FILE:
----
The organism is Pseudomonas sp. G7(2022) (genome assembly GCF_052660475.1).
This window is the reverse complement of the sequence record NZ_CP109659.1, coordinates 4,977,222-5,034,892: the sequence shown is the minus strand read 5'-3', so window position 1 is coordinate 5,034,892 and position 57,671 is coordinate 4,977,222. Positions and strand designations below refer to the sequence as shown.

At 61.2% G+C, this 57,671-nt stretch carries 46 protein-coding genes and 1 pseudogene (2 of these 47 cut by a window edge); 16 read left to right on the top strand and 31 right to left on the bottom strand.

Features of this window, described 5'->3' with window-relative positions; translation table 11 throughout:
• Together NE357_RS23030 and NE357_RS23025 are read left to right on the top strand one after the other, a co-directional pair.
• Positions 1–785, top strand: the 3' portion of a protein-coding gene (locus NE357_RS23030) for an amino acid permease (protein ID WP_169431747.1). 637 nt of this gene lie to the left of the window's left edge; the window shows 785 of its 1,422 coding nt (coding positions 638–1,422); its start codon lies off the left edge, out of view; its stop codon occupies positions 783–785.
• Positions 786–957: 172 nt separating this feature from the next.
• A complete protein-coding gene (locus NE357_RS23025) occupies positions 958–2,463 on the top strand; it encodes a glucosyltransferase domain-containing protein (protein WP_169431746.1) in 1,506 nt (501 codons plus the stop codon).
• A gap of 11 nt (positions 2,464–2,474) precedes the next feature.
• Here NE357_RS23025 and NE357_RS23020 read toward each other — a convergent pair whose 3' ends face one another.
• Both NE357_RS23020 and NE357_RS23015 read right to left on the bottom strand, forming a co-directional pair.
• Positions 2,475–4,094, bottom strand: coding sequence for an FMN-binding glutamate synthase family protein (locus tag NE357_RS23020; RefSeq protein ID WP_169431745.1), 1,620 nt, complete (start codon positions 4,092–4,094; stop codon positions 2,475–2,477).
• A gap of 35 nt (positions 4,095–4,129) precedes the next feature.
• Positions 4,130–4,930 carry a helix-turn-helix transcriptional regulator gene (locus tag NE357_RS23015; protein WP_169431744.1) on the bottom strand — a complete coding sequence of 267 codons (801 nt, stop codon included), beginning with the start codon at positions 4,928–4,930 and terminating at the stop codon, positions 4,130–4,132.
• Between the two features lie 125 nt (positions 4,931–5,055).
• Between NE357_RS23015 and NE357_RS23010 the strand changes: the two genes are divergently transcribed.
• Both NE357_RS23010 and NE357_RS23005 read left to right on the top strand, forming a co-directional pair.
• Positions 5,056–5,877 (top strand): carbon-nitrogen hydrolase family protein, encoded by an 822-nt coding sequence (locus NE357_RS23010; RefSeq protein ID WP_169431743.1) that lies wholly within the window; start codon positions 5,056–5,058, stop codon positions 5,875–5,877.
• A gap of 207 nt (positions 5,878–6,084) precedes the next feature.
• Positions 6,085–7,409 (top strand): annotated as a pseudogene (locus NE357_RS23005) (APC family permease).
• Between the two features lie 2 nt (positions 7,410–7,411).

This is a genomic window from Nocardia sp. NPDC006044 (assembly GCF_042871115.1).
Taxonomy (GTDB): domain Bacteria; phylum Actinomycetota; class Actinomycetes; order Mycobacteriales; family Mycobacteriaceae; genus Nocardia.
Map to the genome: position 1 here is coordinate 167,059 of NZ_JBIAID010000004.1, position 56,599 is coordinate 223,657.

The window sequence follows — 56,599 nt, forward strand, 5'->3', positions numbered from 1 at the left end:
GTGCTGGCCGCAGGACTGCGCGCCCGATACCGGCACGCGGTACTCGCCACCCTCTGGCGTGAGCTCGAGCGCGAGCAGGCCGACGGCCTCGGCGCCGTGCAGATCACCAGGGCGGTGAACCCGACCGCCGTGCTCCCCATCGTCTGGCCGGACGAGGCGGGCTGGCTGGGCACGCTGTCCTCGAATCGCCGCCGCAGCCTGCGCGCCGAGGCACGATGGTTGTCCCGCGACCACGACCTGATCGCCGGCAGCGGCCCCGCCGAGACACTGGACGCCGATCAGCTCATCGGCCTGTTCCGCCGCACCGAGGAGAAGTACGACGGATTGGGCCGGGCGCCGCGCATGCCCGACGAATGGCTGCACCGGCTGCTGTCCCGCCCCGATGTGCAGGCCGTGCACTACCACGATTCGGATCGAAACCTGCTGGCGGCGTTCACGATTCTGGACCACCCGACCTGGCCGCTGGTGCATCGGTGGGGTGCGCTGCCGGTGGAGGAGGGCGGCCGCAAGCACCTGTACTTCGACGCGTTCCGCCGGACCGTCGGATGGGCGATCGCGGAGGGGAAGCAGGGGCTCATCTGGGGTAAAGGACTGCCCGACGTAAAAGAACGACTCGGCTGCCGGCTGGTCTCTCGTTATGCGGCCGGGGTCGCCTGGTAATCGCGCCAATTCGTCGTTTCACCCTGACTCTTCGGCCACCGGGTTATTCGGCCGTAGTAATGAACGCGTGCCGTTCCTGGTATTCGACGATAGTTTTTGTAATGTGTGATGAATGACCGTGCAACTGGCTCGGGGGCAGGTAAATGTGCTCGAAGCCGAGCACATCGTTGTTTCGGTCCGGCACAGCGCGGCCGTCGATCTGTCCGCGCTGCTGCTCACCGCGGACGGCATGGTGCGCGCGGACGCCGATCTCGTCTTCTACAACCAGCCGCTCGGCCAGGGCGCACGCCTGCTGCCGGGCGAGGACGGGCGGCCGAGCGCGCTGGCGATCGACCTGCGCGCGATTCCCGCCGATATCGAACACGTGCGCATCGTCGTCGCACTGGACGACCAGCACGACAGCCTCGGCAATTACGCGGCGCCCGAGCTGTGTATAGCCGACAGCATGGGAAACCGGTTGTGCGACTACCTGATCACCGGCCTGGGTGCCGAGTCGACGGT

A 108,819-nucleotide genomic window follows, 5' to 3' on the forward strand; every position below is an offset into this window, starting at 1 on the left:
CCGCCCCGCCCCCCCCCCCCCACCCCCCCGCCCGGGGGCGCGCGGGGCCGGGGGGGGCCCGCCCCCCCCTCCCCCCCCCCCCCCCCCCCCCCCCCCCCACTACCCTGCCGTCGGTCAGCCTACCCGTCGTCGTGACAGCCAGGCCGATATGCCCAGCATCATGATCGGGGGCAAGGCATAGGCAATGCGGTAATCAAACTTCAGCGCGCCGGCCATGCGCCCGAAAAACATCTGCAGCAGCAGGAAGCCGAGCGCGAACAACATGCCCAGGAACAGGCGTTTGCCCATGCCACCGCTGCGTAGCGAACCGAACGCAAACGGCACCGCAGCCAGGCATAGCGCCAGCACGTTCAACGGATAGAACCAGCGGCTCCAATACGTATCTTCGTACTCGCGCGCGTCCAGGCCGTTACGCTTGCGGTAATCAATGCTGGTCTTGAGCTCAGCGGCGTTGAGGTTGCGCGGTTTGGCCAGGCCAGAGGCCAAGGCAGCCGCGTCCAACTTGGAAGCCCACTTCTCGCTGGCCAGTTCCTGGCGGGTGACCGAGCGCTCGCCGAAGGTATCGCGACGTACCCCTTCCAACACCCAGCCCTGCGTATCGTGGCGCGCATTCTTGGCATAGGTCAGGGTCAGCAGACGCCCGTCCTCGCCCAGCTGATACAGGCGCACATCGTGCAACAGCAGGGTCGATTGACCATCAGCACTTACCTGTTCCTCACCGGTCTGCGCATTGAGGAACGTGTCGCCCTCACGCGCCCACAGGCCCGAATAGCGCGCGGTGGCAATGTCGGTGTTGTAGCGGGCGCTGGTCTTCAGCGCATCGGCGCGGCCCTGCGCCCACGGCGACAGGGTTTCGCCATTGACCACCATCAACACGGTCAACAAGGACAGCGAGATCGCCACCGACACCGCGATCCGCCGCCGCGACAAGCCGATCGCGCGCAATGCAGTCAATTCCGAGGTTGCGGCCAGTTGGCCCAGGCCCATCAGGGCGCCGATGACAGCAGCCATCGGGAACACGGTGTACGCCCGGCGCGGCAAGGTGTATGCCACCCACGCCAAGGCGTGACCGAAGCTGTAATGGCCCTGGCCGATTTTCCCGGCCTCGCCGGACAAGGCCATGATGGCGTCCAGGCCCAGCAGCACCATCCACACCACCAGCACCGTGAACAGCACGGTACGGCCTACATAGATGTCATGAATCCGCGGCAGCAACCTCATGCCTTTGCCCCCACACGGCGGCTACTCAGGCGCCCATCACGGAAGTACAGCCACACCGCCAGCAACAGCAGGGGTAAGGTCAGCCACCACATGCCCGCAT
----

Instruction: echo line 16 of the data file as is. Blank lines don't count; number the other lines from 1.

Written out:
• Between NE357_RS23015 and NE357_RS23010 the strand changes: the two genes are divergently transcribed.